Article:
Displaced Belief: The Role of Religious Textual Conventions in the Practices of Production and Interpretation of Meaning in English Literary Texts

Rosemary Huisman

Abstract


In the beginning, people communicate with each other making verbal noise, which becomes talking to each other. Conversation is the first genre of language. In this early culture there is no writing and the knowledge gained through experience can become the accumulated wisdom of tradition only if it is can be transmitted in speech. For this transmission to be reasonably successful, such speech should be memorable, reducing the casual variety of language features characteristic of conversation. And this second genre of memorable speech is poetry, or at least verse or proverbial aphorisms. Orally composed poetry, with its memorable repetitions of sound and meaning - such as rhythmic and phonemic patterns, repeated epithets and formulae, repeated thematic concerns and motifs - served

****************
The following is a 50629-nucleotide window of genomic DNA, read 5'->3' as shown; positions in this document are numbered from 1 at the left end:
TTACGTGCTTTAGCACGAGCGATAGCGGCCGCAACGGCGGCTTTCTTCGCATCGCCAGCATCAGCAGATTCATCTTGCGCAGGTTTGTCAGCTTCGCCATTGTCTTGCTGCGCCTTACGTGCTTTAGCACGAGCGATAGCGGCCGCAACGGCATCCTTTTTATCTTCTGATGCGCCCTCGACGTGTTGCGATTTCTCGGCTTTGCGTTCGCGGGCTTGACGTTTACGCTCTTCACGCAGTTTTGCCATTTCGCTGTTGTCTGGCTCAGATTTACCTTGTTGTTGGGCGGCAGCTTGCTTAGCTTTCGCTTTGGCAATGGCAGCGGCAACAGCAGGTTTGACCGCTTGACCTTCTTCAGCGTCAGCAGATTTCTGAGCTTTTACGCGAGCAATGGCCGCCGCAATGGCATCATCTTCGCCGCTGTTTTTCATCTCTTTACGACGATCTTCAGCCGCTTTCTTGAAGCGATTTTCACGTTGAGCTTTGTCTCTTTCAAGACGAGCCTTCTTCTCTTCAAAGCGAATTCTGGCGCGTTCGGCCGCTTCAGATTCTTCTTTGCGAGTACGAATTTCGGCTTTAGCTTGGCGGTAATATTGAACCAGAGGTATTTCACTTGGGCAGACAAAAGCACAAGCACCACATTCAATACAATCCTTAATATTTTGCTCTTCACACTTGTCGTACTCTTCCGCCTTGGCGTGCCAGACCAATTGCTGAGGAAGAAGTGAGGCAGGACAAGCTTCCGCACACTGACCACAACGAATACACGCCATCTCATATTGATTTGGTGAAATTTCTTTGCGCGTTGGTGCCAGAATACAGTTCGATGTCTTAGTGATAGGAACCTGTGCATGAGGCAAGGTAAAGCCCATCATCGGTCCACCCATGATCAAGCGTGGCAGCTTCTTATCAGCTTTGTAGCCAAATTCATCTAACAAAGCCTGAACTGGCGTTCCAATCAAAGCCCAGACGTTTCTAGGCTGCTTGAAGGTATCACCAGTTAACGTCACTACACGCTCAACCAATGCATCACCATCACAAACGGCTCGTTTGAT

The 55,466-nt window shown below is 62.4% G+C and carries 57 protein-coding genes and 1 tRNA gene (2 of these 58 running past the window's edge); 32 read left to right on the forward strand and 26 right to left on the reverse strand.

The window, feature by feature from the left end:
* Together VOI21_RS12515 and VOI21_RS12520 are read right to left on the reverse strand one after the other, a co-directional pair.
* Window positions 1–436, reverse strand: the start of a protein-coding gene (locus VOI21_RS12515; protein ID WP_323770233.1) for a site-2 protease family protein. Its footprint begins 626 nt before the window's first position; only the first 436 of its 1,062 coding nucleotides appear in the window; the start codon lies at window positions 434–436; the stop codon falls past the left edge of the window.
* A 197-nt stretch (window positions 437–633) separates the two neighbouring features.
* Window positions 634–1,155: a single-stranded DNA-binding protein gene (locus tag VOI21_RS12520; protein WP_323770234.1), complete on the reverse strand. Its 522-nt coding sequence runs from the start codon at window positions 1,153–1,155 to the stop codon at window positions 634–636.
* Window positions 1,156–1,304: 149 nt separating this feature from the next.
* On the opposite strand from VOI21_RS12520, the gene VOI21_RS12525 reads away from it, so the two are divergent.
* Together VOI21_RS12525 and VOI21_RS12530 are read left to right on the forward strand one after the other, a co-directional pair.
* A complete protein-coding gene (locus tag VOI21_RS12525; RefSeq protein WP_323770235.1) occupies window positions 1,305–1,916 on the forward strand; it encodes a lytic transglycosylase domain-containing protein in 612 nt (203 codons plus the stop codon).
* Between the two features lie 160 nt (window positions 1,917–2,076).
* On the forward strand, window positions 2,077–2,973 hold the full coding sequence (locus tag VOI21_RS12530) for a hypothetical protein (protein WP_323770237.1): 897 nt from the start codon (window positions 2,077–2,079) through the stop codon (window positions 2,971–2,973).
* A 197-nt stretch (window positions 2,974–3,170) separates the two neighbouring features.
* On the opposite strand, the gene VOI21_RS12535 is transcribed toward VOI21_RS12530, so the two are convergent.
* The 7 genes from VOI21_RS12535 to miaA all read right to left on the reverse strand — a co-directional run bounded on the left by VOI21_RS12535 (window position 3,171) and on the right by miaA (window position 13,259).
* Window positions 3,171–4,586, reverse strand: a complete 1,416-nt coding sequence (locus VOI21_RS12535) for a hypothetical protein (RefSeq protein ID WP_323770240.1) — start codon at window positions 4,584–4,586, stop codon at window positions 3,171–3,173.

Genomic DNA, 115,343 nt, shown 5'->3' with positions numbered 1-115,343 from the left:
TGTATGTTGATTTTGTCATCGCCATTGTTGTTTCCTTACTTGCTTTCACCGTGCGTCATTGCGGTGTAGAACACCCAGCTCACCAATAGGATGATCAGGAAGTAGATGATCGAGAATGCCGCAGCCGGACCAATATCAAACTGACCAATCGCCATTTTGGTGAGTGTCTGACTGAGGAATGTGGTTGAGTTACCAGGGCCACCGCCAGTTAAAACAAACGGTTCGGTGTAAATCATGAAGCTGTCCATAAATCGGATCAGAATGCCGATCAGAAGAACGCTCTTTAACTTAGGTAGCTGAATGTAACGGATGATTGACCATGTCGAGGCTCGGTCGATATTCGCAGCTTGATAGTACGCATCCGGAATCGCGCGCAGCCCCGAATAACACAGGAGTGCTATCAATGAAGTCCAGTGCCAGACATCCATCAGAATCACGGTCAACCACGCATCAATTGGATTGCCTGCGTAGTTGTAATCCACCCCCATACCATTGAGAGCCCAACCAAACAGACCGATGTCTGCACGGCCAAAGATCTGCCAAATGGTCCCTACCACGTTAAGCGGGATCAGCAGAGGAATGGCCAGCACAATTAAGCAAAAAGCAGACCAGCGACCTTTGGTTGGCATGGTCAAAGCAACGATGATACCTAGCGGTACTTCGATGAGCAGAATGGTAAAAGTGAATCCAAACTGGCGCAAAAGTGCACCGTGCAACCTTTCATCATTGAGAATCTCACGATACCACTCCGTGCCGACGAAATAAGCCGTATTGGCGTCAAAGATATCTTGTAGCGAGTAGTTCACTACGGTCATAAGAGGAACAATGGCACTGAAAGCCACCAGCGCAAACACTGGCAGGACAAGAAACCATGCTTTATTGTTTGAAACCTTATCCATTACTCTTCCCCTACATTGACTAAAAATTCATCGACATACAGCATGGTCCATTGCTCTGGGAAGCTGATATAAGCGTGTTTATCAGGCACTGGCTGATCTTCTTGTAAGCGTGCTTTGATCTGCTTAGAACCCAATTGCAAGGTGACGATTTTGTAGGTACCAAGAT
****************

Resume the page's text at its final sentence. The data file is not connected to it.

then a culturally central function.

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